Mine is an A4 sheet of paper. Green and gray tab across the top, watermarks visible when held up to the light. It has all the makings of a fetish, as passenger after passenger clutches theirs in inspection queues at airports. Yet, it is not the markings or the biographical data that lend weight to this document. It is one word, preceded by two:
> SARS-CoV-2 (COVID-19) Negative
Negative. Negative meant I could board my flight back to Chicago.
It was 6pm. We were parked on Fife Avenue, right outside the lab. Suitcases in the trunk, passport in hand, rain lashing the window. My flight was leaving at midnight but Zimbabwe’s covid curfew was sliding closer. The phone rang. It was the lab. They needed to re-run my sample. It would be another hour.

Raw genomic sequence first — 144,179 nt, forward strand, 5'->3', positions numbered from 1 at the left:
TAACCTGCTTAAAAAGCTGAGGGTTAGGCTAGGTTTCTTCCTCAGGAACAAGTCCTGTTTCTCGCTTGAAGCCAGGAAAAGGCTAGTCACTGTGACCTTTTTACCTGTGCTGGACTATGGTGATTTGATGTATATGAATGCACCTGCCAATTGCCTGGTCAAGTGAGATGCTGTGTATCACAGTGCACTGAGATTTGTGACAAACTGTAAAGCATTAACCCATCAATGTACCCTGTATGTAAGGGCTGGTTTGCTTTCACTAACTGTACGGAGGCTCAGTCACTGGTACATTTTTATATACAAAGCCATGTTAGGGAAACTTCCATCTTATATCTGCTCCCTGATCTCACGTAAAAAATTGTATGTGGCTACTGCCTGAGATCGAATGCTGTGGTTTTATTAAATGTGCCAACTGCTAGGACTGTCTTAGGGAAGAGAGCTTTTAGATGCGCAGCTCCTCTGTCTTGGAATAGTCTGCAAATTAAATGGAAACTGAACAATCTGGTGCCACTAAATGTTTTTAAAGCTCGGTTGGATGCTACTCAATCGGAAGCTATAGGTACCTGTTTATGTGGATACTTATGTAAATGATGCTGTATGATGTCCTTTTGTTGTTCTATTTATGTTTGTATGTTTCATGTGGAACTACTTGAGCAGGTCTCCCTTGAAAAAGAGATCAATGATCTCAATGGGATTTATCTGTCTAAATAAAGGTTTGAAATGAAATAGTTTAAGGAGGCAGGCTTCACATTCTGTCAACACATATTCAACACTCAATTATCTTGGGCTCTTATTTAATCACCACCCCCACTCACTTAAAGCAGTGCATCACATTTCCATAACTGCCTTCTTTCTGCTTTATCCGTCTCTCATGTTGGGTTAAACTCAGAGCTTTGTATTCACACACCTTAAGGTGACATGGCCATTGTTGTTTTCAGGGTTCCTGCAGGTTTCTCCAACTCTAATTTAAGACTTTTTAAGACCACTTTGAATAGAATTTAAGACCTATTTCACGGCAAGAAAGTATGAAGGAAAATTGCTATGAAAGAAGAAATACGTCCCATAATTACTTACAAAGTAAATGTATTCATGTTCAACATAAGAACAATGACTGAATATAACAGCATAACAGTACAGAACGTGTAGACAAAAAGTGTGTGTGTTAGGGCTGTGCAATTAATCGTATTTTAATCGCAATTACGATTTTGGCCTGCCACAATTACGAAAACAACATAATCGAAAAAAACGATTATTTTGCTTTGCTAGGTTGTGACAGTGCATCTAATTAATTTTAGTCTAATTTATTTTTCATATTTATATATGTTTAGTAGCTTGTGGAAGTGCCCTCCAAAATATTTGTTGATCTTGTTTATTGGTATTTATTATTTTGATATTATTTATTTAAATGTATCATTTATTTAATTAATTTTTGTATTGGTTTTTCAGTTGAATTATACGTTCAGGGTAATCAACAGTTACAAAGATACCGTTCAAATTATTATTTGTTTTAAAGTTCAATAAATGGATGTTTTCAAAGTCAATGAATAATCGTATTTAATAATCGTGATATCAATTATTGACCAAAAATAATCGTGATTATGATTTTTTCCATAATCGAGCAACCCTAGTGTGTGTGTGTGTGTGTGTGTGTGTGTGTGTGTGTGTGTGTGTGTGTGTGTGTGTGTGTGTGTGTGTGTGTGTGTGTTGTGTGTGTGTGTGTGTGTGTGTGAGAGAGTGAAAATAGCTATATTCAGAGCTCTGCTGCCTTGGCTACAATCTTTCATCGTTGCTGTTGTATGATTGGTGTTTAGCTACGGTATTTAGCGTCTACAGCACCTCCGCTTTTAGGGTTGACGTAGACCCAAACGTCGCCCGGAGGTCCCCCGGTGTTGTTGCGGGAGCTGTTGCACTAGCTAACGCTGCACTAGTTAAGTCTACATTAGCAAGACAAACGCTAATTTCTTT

The PCR test interrogates the body about its interactions, seeking traces of viral engagement. Vital to public health, the test seeks to stem the flow of the virus. This, I understood. Yet, as I waited for my results, I could feel myself separating the covid document I needed to board a plane and return to work, from the people I had hugged, talked to, and eaten with, the surfaces I had touched, and the air I had breathed.
PCR certificates have entered the lifeworld of logistics – for airports, health departments, and individual travelers. A new form of documentary attestation, they are imbued with the anxiety that accrues as one waits for results, and the relief when the test says ‘negative.’
Kathryn Takabvirwa is Assistant Professor of Anthropology at the University of Chicago.